From the entropy calculation above it appears that the longer the length of the password the better. This introduces the term “passphrase”.

Key differences between a passphrase and password include:

1) Passphrases allow spaces and all types of characters while passwords may limit what characters are allowed.

2) Passphrases are much longer than passwords

The main point of introducing passphrases is that they are much longer, thus giving more entropy, but at the same time they are much easier to remember than passwords.

This image from xkcd about explains where I’m going with this .

To demonstrate how entropy was calculated here:

passphrase: correct horse battery staple

Using the entropy formula from above we have :

c  = 4
orrect = 2×7 = 14
horse batter 1.5 x 12 = 18
y staple  1×8 = 8

4+14+18+8 = 44.  44 bits of entropy

As for the password: Tr0ub4dor&3:

Using the same entropy score calculation we have:

T  4
r0ub4do  2×7=14
r&3   1.5X3=4.5

4 + 14 + 4.5 = 22.5

we also add “6” since that we have a combination of special characters and non-alphabetic characters. So the total is 28.5.  Or ~28 bits of entropy.

Which one is easier to remember ?


Now this is not the end of the story.  Entropy here is not enough, the password needs to be as randomly generated as possible.  For example, picking a phrase such as your address might easily be guessed by people who know you.

This is where Diceware comes in.  It basically provides you with an option of selecting a password as random as possible yet easy to remember.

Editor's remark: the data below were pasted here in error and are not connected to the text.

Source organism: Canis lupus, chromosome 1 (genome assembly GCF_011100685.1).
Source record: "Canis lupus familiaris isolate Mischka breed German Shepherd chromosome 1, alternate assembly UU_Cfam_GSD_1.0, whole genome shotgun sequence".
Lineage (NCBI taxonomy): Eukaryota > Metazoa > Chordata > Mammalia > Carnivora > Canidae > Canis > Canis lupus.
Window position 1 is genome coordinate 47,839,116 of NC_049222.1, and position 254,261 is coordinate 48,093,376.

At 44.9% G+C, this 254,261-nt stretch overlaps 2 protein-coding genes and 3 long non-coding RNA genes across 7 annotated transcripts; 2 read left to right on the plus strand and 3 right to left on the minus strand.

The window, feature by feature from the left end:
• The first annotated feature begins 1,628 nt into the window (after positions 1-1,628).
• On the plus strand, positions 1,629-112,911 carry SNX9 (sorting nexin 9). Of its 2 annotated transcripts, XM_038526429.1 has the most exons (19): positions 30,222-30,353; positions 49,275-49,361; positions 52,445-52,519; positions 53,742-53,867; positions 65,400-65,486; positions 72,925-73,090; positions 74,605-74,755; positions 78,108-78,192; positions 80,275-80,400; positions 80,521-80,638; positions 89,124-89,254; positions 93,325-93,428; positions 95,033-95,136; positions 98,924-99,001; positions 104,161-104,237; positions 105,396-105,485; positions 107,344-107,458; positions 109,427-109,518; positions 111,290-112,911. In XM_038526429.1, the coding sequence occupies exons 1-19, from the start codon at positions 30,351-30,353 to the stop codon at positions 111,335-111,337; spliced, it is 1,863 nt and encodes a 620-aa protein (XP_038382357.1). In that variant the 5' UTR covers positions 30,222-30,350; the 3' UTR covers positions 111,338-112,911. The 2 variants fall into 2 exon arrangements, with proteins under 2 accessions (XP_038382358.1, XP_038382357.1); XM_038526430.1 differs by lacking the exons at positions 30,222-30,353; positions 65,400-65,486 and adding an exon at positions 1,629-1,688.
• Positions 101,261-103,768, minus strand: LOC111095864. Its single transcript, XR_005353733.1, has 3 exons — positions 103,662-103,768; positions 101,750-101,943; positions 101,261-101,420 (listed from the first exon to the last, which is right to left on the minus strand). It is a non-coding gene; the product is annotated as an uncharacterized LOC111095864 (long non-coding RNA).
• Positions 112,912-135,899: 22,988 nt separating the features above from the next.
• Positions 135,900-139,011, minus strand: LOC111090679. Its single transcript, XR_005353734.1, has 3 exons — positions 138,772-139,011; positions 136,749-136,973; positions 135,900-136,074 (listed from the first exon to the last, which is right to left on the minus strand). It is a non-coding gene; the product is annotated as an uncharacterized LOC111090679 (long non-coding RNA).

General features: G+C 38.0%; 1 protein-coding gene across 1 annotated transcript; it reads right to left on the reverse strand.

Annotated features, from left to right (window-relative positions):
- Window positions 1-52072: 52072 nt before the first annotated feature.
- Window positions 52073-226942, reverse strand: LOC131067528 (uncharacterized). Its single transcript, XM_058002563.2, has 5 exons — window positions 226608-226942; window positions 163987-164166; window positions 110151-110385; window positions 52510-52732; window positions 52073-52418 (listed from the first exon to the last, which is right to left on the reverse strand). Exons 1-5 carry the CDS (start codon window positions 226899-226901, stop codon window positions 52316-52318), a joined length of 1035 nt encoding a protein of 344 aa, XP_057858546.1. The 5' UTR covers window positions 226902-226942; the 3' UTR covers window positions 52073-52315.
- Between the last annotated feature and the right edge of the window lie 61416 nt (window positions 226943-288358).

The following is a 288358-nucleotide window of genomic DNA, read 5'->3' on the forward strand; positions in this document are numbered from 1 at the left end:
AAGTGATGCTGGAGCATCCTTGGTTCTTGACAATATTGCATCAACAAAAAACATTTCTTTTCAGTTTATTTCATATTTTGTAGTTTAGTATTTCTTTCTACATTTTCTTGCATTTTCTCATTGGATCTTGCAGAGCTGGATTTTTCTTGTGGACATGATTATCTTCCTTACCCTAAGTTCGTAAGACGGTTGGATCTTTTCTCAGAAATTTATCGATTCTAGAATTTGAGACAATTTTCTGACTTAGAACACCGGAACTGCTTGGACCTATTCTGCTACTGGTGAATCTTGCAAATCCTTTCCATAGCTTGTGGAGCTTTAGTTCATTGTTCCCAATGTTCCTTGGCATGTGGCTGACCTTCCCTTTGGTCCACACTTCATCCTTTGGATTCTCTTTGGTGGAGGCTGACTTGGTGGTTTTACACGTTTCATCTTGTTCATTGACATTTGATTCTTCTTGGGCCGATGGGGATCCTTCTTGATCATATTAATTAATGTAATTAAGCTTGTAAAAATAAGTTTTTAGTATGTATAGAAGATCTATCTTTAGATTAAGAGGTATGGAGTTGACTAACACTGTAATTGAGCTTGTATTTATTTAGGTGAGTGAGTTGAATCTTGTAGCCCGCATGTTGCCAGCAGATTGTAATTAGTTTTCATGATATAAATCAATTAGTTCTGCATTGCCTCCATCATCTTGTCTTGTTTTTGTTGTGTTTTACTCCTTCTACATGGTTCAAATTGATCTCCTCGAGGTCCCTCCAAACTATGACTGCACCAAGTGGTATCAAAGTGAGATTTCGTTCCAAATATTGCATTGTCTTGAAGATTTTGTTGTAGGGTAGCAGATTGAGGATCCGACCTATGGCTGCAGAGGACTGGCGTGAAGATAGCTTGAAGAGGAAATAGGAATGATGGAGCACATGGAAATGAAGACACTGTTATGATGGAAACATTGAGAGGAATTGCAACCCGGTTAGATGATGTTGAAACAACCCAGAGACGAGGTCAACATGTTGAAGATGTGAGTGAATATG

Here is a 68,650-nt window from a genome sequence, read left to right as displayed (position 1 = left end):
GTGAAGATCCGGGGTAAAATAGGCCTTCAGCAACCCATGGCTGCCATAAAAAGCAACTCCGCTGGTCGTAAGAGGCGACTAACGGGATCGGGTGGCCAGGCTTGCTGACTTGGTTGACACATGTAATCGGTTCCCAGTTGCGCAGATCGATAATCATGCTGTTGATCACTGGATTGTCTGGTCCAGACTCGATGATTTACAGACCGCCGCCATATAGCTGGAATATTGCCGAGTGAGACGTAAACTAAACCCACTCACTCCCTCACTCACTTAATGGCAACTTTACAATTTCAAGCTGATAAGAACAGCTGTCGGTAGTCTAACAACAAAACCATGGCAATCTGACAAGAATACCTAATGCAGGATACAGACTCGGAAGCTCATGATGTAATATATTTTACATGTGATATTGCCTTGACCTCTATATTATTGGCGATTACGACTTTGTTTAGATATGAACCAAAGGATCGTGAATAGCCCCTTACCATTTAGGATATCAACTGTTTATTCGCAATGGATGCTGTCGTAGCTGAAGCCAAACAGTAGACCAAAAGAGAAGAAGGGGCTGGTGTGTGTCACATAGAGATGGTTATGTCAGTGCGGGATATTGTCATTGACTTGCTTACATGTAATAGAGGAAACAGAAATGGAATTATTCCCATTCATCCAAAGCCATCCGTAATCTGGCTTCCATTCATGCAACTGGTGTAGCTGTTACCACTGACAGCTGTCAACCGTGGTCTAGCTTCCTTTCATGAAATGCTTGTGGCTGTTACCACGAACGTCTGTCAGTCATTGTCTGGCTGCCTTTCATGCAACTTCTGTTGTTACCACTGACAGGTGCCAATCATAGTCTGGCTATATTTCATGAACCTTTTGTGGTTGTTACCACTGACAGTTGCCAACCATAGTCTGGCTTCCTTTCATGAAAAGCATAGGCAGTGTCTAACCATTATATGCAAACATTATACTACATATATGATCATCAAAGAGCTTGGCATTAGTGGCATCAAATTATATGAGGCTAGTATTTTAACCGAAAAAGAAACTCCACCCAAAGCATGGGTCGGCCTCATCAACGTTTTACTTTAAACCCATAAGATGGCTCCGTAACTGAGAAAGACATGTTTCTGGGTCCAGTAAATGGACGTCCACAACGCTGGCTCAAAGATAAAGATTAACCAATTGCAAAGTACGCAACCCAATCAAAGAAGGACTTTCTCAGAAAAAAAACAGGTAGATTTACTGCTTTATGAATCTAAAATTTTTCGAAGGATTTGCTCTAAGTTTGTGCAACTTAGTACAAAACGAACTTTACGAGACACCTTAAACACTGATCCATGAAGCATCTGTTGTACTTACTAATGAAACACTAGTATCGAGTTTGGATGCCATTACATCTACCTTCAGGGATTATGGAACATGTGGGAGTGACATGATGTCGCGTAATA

Basically, the idea behind it is that you would have a passphrase that is however long you need it to be.  Recommended is that your passphrase should be at least 5 words long.  If you want it to be really strong, then go for 7.  Of course, the longer it is, the harder it is for you to remember.

Diceware basically provides a list of words of 7776 short English words.  For every word you want you roll the die 5 times and then map the numbers you have to the word.

In our example here: we will role the die 25 times, because we want 5 words.

Where I get the following:

65341  zig
35115  junk
62353 unify
54466 smut
33541 icky

Well, last step is to come up with a way to remember this passphrae.  That really depends on the person.  I would usually go with making a correlation between junk, icky and smut. Then remember that unify in the middle.  Or something like I took a sharp turn “zig” and landed in junk filled smut that was icky.  And hammer in my mind that the word “unify” was in the middle.  There might be easier ways to remember.  But keep in mind that you may not remember this passphrase if you do not use it a lot.   Of course , that goes with short passwords as well.

One thing to keep in mind is that using Diceware limits the set the attacker needs to try out.  In this case for example, assuming the attacker knows we picked 5 words.  The number of possibilities is calculated as 7776 ^5., which is ~2.8x 10^19.  On a modern computer this is still infeasible to break.

Recording the Password:

Now should you write down your passphrases or not?  In this case I wouldn’t write it, mainly because I will be using my laptop all the time so forgetting the passphrase is a bit difficult since I’ve used it countless of times.  But there may be cases where writing it down is not an issue.  For example, a server passphrase for a bank server can be stored in safe box inside the bank.  The assumption here is that it is really difficult for a person to break into a bank and access a safe.



3 thoughts on “Password Strength”

  1. This is some hard core info caeser

    the entropy calculation is my favorite.

    As you said, a strong password is determined by how hard is it to guess right?

    I think if we can make a passphrase easy to remember by a human being, we can “teach” a computer how to guess those easy to remember passphrases, thus it doesn’t matter how strong the passphrase really is. Because if human can remember it so does the computer.

    Biometrics is the best solution I guess for ultimate security.

  2. Interesting idea….think you’re talking about AI if we’ll be teaching computers easy to remember passphrases